The horizon was barely visible, the sea and the sky all sort of blurred together. We went to a Thai and Japanese restaurant on the Sunday – Nahm-Jim & The L’Orient Lounge – so good they named it twice and added a bit of French as well – The the Orient Lounge! The first challenge was which cuisine to choose – we settled for Japanese and it was remarkably good (katsu kare, tempura and miso soup – although we had chicken rather than pork in breadcrumbs with the curry).
The Horizon is “thataway” – a vanishing horizon out to sea – St Andrews
We headed for home on the Monday – retracing our steps to Leuchars, then Edinburgh, Peterborough and back to Cambridge. The weather was still nice in Leuchars with the sun burning away the early morning sea mist.
The view from Leuchars Railway Station
As often happened in the early days of railway planning the station is outside of Leuchars and in the countryside. Here is the signal box.
Leuchars Signal box
That is the way to Edinburgh, the station has been squeezed in between the up and down tracks. I am not sure what the (semaphore) signal means. There are a few spare bits of rail around as well. Which reminds me of when I used to play with my train set as a boy – there were always a few spare pieces of track. I didn't realise that real railways had the same problem.
This web site indicates that the signal is off.
An Upper Quadrant Semaphore Stop Signal (‘off’) – Leuchars
An earlier train heading for Edinburgh – we had booked seats so waited for the direct train. Slightly worryingly there were announcements of problems somewhere on the line – but the information board didn’t show delays any for our train, other were showing 30-40 minute delays – enough to miss our train in Edinburgh.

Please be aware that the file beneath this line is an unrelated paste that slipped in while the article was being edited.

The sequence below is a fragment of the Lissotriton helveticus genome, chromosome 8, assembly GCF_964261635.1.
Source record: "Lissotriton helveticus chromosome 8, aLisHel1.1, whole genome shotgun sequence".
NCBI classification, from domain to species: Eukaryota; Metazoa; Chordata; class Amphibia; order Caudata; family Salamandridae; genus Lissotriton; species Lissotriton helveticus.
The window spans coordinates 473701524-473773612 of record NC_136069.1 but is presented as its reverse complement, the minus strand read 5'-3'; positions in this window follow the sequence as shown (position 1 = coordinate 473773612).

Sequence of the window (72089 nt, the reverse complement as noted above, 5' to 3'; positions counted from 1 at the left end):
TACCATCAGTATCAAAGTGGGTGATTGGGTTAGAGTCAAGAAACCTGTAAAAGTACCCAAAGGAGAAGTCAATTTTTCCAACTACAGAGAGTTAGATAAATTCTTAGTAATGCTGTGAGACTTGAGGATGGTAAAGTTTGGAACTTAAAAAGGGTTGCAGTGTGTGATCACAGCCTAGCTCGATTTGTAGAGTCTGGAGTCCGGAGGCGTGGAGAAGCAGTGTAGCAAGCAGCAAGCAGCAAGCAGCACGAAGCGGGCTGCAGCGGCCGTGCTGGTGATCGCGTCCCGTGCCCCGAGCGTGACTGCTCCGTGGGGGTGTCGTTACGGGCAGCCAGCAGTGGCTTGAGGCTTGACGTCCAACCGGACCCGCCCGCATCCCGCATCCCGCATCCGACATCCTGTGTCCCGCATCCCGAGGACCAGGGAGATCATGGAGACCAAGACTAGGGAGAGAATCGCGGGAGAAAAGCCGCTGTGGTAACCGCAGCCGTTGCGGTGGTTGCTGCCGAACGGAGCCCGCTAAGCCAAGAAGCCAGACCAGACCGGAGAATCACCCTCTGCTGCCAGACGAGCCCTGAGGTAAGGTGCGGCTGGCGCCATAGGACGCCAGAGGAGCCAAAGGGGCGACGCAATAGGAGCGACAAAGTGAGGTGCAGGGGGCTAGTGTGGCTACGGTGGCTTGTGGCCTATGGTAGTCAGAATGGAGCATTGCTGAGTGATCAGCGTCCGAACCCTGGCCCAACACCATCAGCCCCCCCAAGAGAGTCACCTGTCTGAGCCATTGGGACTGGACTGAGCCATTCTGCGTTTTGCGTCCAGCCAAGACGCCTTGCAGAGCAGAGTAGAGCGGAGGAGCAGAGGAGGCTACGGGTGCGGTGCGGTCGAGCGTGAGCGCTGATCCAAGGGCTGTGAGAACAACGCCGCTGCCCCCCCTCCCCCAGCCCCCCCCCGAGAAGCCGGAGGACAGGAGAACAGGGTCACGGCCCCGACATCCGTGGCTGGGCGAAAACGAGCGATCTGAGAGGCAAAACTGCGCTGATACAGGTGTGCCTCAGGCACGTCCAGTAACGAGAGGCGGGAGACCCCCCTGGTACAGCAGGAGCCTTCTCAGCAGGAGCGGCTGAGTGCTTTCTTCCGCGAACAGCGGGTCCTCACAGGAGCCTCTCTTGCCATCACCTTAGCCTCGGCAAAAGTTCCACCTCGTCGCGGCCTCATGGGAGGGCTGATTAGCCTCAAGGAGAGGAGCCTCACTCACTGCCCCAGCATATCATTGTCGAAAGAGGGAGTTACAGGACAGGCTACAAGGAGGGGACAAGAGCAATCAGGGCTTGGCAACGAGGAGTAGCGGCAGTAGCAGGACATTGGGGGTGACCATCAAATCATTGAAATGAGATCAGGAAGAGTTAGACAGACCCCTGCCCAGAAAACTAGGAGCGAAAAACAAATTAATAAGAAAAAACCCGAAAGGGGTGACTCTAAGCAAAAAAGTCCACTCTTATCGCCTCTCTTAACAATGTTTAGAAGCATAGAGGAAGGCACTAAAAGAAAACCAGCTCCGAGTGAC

Edinburgh-bound train from Leuchars
The platform at Leuchars is remarkably long – is it for all those students or the nearby RAF Leuchars – or are all the trains long around here?
The journey back to Cambridge was tedious – after the first scenic bit along the coast to Newcastle upon Tyne. We had a gentlemen with long legs who thought it was reasonable to stick his bag under the table between us instead of in the rack above his head, designed for such things (the rack, not the head). Being British, rather than complain we maintained a stiff upper lip and I kicked his bag regularly and humphed until he got the idea.
The other thing we noticed was that as we got closer and closer to Cambridge the weather got greyer and greyer and greyer. It was as if Scotland had colour TV and Cambridge was in black and white. What’s worse is the greyness lasted for a few days. Also within two weeks we have had problems with our gas central heating, our telephone line stopped working and the exhaust on my wife’s car broke – making her sound like a
boy girl-racer. (Although for a 12+ year old car I can’t complain it has been remarkably reliable really.)
Leuchars Railway Station
One last glimpse of Scotland – well the tree in the first Leuchars picture actually.
The view from Leuchars Railway Station
I think I need another holiday. I would certainly recommend Scotland in the Autumn in fine weather - the mountains, moors, coasts and islands are just beautiful. Oh yes that makes the third time this year that the weather in the part of the world has been glorious for us.